Apple enters the 4K streaming market late but brings a host of features… if you’re an Apple fan.
Having kicked its heels for years, Apple believes 4K’s time has finally come – and its latest streamer is fully equipped for this brave new world. It has iTunes and Netflix built in, while the Siri-controlled remote now searches across many services including all of the free-to-air channels, which also includes ABC’s iView plus 9Now.
The box looks almost identical to its predecessor, but the Thunderbolt port on the rear has disappeared: now there’s only the figure-of-eight mains port, a single HDMI 2.0a output (enabling the extra colours that HDR10 and Dolby Vision bring) and Gigabit Ethernet. You can also connect via 802.11ac wireless.
If you’re already inside the Apple ecosystem, setting up the Apple TV 4K is a dream: from taking it out of the box to browsing content took me less than five minutes. The minimalistic UI is easy on the eye, but Apple pushes iTunes purchases hard across the software. The homescreen shows recommended content on a carousel along the top, while below this are the most popular Apple apps.
But here’s the Apple TV 4K’s killer feature: when you buy a show from iTunes in HD using Apple TV, or have HD content previously purchased via iTunes, Apple will automatically upgrade that show to the highest format for your TV at no extra cost.
The range of content is huge, too, with iTunes’ 4K Film Room providing a quick and easy way to browse new releases. With iTunes now offering movies and TV in 4K HDR, and Apple ending its long-standing tiff with Amazon, you’ve got all the major sources of 4K movies covered.
My biggest complaint is that, in Apple’s desire to strip everything back, you have to click on every entry to see the price and source. Netflix shows are labelled clearly, but for the others it’s not clear which can be rented, which are available through a subscription to an app, or how much they cost. The situation is similar with Stan titles.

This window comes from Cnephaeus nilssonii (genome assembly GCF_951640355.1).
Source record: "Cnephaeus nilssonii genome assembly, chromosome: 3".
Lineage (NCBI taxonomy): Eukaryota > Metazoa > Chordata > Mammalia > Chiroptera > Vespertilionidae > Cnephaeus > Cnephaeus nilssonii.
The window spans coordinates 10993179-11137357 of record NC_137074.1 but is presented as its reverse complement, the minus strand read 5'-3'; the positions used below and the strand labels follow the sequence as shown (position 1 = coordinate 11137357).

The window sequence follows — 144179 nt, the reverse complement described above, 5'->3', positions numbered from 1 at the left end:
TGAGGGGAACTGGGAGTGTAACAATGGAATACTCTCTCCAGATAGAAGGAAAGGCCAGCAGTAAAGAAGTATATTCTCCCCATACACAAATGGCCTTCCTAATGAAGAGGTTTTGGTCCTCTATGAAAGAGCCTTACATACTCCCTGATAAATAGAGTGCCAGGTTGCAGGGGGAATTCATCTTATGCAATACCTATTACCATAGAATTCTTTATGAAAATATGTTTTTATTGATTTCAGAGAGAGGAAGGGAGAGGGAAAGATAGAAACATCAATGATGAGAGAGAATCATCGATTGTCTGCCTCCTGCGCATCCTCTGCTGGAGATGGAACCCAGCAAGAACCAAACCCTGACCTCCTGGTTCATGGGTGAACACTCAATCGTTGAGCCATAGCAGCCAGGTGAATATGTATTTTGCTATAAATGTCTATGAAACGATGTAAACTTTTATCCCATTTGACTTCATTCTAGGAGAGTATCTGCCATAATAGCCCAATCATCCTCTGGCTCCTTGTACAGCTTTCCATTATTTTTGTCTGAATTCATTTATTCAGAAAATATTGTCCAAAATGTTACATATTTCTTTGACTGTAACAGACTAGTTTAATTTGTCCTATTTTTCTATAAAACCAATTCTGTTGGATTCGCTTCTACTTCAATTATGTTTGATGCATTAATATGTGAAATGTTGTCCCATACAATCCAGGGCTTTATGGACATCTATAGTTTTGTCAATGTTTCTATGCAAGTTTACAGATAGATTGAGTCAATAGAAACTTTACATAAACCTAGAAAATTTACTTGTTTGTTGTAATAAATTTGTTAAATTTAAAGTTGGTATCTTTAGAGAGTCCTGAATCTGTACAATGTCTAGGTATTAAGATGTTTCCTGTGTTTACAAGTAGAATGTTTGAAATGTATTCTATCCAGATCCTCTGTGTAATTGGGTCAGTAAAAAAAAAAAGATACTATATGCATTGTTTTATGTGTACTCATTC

On the positive side, the Apple TV 4K’s slick performance and interface means it’s now my preferred way of loading third-party apps. Plus, there’s support for Apple Music natively and Spotify or Tidal via AirPlay.
Voice commands work brilliantly with the Siri Remote, too. You can even search by actor, genre, film title, decade and format: uttering “Robert De Niro drama films from the 1980s in 4K” highlighted just how many older titles have been remastered.
When playing content, the Siri Remote doubles up as a controller. You can use the touchpad to skip forward and back, or use your voice: for example, you can ask Siri to “skip forward ten seconds”, “play at twice the speed” or “start again”.
This controller functionality goes a step further with games. Swiping on the touchpad controls onscreen characters, clicking the pad makes them jump, or you can turn it on its side and drive The Flash around a Batman race course. Apple TV 4K is a long way from replacing my PS4 but it’s an added bonus to play games on a large screen.
I no longer use the PS4 when watching Netflix; I simply press the Menu button on the Siri remote. The Apple TV even takes care of switching sources. I’ve also discovered some great series and films I hadn’t watched before, while it’s inspired me to seek out more 4K content on other platforms.
Overall, then, the Apple TV 4K is a great product. But it’s undermined by Apple’s fierce push towards selling content via iTunes. It’s too easy to spend extra for a film, say, because it’s unclear that it’s available elsewhere for free or more cheaply.
Talking of price, the $249 Apple is asking for the TV 4K is hefty. If you aren’t already inside the Apple ecosystem then the Chromecast Ultra offers basic 4K streaming features for a much more reasonable $79. Still, for Apple fans, the upcoming launch of Amazon Prime Video and Apple’s pledge to boost all your HD purchases to 4K means the price suddenly doesn’t seem quite so steep.